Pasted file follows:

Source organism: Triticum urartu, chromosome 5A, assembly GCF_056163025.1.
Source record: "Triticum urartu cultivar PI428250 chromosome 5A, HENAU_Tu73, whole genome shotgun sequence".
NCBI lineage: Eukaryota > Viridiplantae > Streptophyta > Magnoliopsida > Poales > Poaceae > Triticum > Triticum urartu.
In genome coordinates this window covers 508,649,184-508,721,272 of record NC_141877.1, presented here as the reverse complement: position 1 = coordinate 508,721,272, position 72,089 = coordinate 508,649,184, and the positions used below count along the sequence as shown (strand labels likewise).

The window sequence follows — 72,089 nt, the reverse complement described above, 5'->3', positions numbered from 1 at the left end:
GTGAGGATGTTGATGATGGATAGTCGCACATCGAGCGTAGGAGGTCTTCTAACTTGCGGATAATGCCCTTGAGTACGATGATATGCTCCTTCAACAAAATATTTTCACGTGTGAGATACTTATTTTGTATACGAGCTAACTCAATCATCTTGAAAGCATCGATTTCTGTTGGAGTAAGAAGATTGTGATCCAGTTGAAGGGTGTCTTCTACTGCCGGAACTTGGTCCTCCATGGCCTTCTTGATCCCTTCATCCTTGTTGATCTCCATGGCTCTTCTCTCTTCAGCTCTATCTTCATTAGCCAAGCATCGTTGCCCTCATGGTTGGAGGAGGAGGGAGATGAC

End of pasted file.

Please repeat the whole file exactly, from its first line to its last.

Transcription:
Source organism: Triticum urartu, chromosome 5A, assembly GCF_056163025.1.
Source record: "Triticum urartu cultivar PI428250 chromosome 5A, HENAU_Tu73, whole genome shotgun sequence".
NCBI lineage: Eukaryota > Viridiplantae > Streptophyta > Magnoliopsida > Poales > Poaceae > Triticum > Triticum urartu.
In genome coordinates this window covers 508,649,184-508,721,272 of record NC_141877.1, presented here as the reverse complement: position 1 = coordinate 508,721,272, position 72,089 = coordinate 508,649,184, and the positions used below count along the sequence as shown (strand labels likewise).

The window sequence follows — 72,089 nt, the reverse complement described above, 5'->3', positions numbered from 1 at the left end:
GTGAGGATGTTGATGATGGATAGTCGCACATCGAGCGTAGGAGGTCTTCTAACTTGCGGATAATGCCCTTGAGTACGATGATATGCTCCTTCAACAAAATATTTTCACGTGTGAGATACTTATTTTGTATACGAGCTAACTCAATCATCTTGAAAGCATCGATTTCTGTTGGAGTAAGAAGATTGTGATCCAGTTGAAGGGTGTCTTCTACTGCCGGAACTTGGTCCTCCATGGCCTTCTTGATCCCTTCATCCTTGTTGATCTCCATGGCTCTTCTCTCTTCAGCTCTATCTTCATTAGCCAAGCATCGTTGCCCTCATGGTTGGAGGAGGAGGGAGATGAC